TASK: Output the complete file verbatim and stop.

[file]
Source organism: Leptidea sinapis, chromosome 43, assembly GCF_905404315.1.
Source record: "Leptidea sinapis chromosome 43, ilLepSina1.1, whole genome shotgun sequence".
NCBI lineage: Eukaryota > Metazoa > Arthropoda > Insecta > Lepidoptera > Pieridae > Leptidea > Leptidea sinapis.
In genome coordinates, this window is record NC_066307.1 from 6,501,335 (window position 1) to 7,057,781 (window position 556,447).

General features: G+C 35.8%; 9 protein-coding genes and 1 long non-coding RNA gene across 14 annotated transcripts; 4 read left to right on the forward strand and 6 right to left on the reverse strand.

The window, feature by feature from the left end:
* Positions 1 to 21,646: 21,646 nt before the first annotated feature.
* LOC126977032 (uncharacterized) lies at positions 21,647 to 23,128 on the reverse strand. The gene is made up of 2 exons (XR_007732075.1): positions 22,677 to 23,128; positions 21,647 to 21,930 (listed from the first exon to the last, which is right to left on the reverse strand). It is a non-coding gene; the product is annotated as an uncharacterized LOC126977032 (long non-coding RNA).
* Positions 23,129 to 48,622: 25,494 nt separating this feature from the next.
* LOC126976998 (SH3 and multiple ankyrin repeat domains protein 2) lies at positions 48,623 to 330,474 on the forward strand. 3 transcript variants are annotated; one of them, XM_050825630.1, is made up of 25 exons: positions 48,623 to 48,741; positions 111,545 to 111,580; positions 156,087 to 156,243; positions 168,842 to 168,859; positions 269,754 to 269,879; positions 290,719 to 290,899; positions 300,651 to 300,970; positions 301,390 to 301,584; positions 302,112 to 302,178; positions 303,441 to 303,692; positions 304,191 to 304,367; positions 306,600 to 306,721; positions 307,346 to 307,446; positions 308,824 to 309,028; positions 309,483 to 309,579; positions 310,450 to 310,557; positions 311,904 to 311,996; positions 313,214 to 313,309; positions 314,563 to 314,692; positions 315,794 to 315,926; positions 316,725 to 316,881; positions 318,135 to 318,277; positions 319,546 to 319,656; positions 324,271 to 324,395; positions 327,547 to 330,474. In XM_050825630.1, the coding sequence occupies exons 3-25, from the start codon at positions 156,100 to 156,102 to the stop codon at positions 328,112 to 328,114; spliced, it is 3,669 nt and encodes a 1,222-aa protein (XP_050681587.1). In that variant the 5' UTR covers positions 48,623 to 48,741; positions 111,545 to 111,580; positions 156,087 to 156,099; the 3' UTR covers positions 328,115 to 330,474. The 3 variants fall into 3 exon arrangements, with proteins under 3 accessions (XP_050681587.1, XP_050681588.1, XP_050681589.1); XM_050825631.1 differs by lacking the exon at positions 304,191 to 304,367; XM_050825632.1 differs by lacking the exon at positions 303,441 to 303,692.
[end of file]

Source organism: Leptidea sinapis, chromosome 43, assembly GCF_905404315.1.
Source record: "Leptidea sinapis chromosome 43, ilLepSina1.1, whole genome shotgun sequence".
NCBI lineage: Eukaryota > Metazoa > Arthropoda > Insecta > Lepidoptera > Pieridae > Leptidea > Leptidea sinapis.
In genome coordinates, this window is record NC_066307.1 from 6,501,335 (window position 1) to 7,057,781 (window position 556,447).

General features: G+C 35.8%; 9 protein-coding genes and 1 long non-coding RNA gene across 14 annotated transcripts; 4 read left to right on the forward strand and 6 right to left on the reverse strand.

The window, feature by feature from the left end:
* Positions 1 to 21,646: 21,646 nt before the first annotated feature.
* LOC126977032 (uncharacterized) lies at positions 21,647 to 23,128 on the reverse strand. The gene is made up of 2 exons (XR_007732075.1): positions 22,677 to 23,128; positions 21,647 to 21,930 (listed from the first exon to the last, which is right to left on the reverse strand). It is a non-coding gene; the product is annotated as an uncharacterized LOC126977032 (long non-coding RNA).
* Positions 23,129 to 48,622: 25,494 nt separating this feature from the next.
* LOC126976998 (SH3 and multiple ankyrin repeat domains protein 2) lies at positions 48,623 to 330,474 on the forward strand. 3 transcript variants are annotated; one of them, XM_050825630.1, is made up of 25 exons: positions 48,623 to 48,741; positions 111,545 to 111,580; positions 156,087 to 156,243; positions 168,842 to 168,859; positions 269,754 to 269,879; positions 290,719 to 290,899; positions 300,651 to 300,970; positions 301,390 to 301,584; positions 302,112 to 302,178; positions 303,441 to 303,692; positions 304,191 to 304,367; positions 306,600 to 306,721; positions 307,346 to 307,446; positions 308,824 to 309,028; positions 309,483 to 309,579; positions 310,450 to 310,557; positions 311,904 to 311,996; positions 313,214 to 313,309; positions 314,563 to 314,692; positions 315,794 to 315,926; positions 316,725 to 316,881; positions 318,135 to 318,277; positions 319,546 to 319,656; positions 324,271 to 324,395; positions 327,547 to 330,474. In XM_050825630.1, the coding sequence occupies exons 3-25, from the start codon at positions 156,100 to 156,102 to the stop codon at positions 328,112 to 328,114; spliced, it is 3,669 nt and encodes a 1,222-aa protein (XP_050681587.1). In that variant the 5' UTR covers positions 48,623 to 48,741; positions 111,545 to 111,580; positions 156,087 to 156,099; the 3' UTR covers positions 328,115 to 330,474. The 3 variants fall into 3 exon arrangements, with proteins under 3 accessions (XP_050681587.1, XP_050681588.1, XP_050681589.1); XM_050825631.1 differs by lacking the exon at positions 304,191 to 304,367; XM_050825632.1 differs by lacking the exon at positions 303,441 to 303,692.